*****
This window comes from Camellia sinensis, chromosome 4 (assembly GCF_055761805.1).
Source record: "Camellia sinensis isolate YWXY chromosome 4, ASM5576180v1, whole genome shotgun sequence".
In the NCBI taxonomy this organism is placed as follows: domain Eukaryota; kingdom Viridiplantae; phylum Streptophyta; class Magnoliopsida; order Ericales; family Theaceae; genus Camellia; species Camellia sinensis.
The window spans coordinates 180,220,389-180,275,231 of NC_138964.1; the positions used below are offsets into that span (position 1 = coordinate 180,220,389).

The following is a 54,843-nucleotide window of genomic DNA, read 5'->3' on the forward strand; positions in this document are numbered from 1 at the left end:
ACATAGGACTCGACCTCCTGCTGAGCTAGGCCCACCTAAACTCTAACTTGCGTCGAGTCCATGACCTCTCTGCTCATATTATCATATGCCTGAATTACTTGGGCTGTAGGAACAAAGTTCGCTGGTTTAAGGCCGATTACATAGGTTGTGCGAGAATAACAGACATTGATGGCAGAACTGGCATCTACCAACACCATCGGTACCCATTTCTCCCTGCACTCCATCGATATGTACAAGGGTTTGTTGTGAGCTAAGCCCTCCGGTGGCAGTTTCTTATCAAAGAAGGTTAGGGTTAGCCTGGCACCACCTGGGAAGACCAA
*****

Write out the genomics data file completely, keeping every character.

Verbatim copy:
This window comes from Camellia sinensis, chromosome 4 (assembly GCF_055761805.1).
Source record: "Camellia sinensis isolate YWXY chromosome 4, ASM5576180v1, whole genome shotgun sequence".
In the NCBI taxonomy this organism is placed as follows: domain Eukaryota; kingdom Viridiplantae; phylum Streptophyta; class Magnoliopsida; order Ericales; family Theaceae; genus Camellia; species Camellia sinensis.
The window spans coordinates 180,220,389-180,275,231 of NC_138964.1; the positions used below are offsets into that span (position 1 = coordinate 180,220,389).

The following is a 54,843-nucleotide window of genomic DNA, read 5'->3' on the forward strand; positions in this document are numbered from 1 at the left end:
ACATAGGACTCGACCTCCTGCTGAGCTAGGCCCACCTAAACTCTAACTTGCGTCGAGTCCATGACCTCTCTGCTCATATTATCATATGCCTGAATTACTTGGGCTGTAGGAACAAAGTTCGCTGGTTTAAGGCCGATTACATAGGTTGTGCGAGAATAACAGACATTGATGGCAGAACTGGCATCTACCAACACCATCGGTACCCATTTCTCCCTGCACTCCATCGATATGTACAAGGGTTTGTTGTGAGCTAAGCCCTCCGGTGGCAGTTTCTTATCAAAGAAGGTTAGGGTTAGCCTGGCACCACCTGGGAAGACCAA